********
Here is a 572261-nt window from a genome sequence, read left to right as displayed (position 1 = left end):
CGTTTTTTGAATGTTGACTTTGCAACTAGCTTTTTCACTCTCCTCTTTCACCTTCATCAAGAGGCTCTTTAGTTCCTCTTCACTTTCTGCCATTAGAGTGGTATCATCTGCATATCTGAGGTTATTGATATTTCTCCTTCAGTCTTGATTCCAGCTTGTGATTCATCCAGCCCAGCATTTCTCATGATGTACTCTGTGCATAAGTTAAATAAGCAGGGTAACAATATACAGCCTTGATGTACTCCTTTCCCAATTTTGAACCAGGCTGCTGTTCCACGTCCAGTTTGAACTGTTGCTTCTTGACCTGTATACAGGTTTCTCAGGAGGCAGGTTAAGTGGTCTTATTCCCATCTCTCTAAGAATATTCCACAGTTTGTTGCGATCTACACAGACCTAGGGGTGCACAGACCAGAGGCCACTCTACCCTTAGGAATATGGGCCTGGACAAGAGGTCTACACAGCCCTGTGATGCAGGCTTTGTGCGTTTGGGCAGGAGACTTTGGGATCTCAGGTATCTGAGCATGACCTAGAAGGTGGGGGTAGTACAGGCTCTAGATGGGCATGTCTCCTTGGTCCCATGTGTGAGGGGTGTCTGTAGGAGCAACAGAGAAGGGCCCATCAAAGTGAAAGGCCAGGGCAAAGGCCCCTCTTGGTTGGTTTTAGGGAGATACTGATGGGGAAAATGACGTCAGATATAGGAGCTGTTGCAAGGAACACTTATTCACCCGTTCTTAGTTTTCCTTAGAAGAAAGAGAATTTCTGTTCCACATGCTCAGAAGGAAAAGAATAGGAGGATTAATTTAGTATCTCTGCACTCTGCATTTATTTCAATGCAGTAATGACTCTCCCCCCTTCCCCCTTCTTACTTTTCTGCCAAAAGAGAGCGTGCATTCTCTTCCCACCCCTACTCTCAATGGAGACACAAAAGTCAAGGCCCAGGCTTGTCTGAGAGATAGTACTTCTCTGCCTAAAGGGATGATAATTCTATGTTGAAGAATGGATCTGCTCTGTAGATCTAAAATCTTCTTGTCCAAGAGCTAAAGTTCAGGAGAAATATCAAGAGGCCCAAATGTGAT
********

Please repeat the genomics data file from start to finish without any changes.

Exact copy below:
Here is a 572261-nt window from a genome sequence, read left to right as displayed (position 1 = left end):
CGTTTTTTGAATGTTGACTTTGCAACTAGCTTTTTCACTCTCCTCTTTCACCTTCATCAAGAGGCTCTTTAGTTCCTCTTCACTTTCTGCCATTAGAGTGGTATCATCTGCATATCTGAGGTTATTGATATTTCTCCTTCAGTCTTGATTCCAGCTTGTGATTCATCCAGCCCAGCATTTCTCATGATGTACTCTGTGCATAAGTTAAATAAGCAGGGTAACAATATACAGCCTTGATGTACTCCTTTCCCAATTTTGAACCAGGCTGCTGTTCCACGTCCAGTTTGAACTGTTGCTTCTTGACCTGTATACAGGTTTCTCAGGAGGCAGGTTAAGTGGTCTTATTCCCATCTCTCTAAGAATATTCCACAGTTTGTTGCGATCTACACAGACCTAGGGGTGCACAGACCAGAGGCCACTCTACCCTTAGGAATATGGGCCTGGACAAGAGGTCTACACAGCCCTGTGATGCAGGCTTTGTGCGTTTGGGCAGGAGACTTTGGGATCTCAGGTATCTGAGCATGACCTAGAAGGTGGGGGTAGTACAGGCTCTAGATGGGCATGTCTCCTTGGTCCCATGTGTGAGGGGTGTCTGTAGGAGCAACAGAGAAGGGCCCATCAAAGTGAAAGGCCAGGGCAAAGGCCCCTCTTGGTTGGTTTTAGGGAGATACTGATGGGGAAAATGACGTCAGATATAGGAGCTGTTGCAAGGAACACTTATTCACCCGTTCTTAGTTTTCCTTAGAAGAAAGAGAATTTCTGTTCCACATGCTCAGAAGGAAAAGAATAGGAGGATTAATTTAGTATCTCTGCACTCTGCATTTATTTCAATGCAGTAATGACTCTCCCCCCTTCCCCCTTCTTACTTTTCTGCCAAAAGAGAGCGTGCATTCTCTTCCCACCCCTACTCTCAATGGAGACACAAAAGTCAAGGCCCAGGCTTGTCTGAGAGATAGTACTTCTCTGCCTAAAGGGATGATAATTCTATGTTGAAGAATGGATCTGCTCTGTAGATCTAAAATCTTCTTGTCCAAGAGCTAAAGTTCAGGAGAAATATCAAGAGGCCCAAATGTGAT